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Section highlightHouses into homes This report details findings to emerge from the evaluation during the first six months of delivery (April to September 2012).
Written Statement - Update on tobacco policy »Standardised packaging of tobacco products and Sub Committees on The Smoke-free Premises etc. (Wales) (Amendment) Regulations 2012.Learn more »
Internet short cut for Welsh village with the longest name
The Welsh village with the longest name in the UK has succeeded in at least making one thing a whole lot shorter – the time it takes to surf the internet.
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- Consultation on proposals for ground-breaking legislation to reform arrangements for renting homes
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Section highlightAccess to information
The Welsh Government has followed the principles of openness in government for many years. Find out how you can make a freedom of information request or see requests that have already been made.
National minimum standards for regulated child care »These standards determine whether child minding and day care settings are providing adequate care for children under the age of 8.Learn more »
- Higher Education (Wales) Bill: Technical consultation
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- Continuity and Change - Refreshing the Relationship between Welsh Government and the Third Sector in Wales
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Featured consultation »Implementing the Domestic Fire Safety (Wales) Measure 2011
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Section highlightFurther and Higher Education (Governance and Information) (Wales) Bill 2013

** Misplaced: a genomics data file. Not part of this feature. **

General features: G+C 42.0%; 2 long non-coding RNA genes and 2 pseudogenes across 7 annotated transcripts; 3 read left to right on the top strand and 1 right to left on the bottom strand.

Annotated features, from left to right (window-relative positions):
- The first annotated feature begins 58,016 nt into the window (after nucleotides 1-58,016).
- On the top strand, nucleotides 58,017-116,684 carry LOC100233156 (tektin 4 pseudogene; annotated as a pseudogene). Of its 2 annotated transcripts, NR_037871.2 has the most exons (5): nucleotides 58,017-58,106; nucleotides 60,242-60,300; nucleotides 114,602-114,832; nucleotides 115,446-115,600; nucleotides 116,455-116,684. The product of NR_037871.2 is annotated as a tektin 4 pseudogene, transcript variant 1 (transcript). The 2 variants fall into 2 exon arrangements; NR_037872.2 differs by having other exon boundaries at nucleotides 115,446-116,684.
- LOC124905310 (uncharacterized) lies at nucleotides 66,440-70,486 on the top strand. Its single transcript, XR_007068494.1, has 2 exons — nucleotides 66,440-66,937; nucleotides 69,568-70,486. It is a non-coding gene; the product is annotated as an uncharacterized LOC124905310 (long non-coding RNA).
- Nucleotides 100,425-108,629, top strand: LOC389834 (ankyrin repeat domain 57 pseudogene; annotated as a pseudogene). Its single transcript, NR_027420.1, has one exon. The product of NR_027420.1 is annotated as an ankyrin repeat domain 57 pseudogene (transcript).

Removes a number of technical restrictions and controls on colleges without changing the principal powers of colleges to provide further, higher and secondary education.
Legislative programme 2012 - 2013 »
Addressing the Assembly in the Senedd today, the First Minister, Carwyn Jones, detailed the eight bills in the Welsh Government’s 5-year Legislative Programme that will be brought forward during the second year of the Welsh Assembly.Learn more »
Section highlightCommunity Infrastructure Levy
Local authorities can charge a Community Infrastructure Levy on new developments to support the infrastructure needed.
2nd Supplementary Budget 2012-13 »
Proposes a number of changes to the 1st Supplementary Budget for 2012-13, which was published on 26 June 2012.Learn more »
Oral - Ryder Cup 2008
On 1, 2 and 3 October 2010, the thirty-eighth contest for the Ryder Cup will take place at the Celtic Manor Resort hotel in Newport. At the closing ceremony of the thirty-seventh Ryder Cup on Sunday last at Valhalla, Louisville, Kentucky, I accepted the handover of responsibility from Kentucky to Wales for the Ryder Cup. This year was the first time in nine years for the American golf team to win it.
Although my visit meant that I had to miss the triumphant return of our exceptionally successful team of athletes from the Paralympic Games in Beijing, the trip was a once-in-a-lifetime opportunity to look and learn about how the state of Kentucky, the Louisville metropolitan area and the Professional Golf Association of America, as course owners, had managed to organise such a welcoming and friendly event that was also so professional. The preparations had been planned meticulously to the very last detail, despite Hurricane Ike disrupting power supplies and blowing trees down on and near the course just a few days beforehand.
The Deputy First Minister, who attended the opening ceremony, and I both undertook intensive business programmes while in the USA and capitalised on the superb opportunity provided by the Ryder Cup to host key guests and hold key meetings in and around Valhalla. Team Wales had the best chance in a generation to promote not just golf tourism in Wales but also to develop inward investment opportunities, to promote trade, and to forge relationships between Wales and significant stakeholders in the United States. We believe that these relationships will deliver valuable dividends in due course.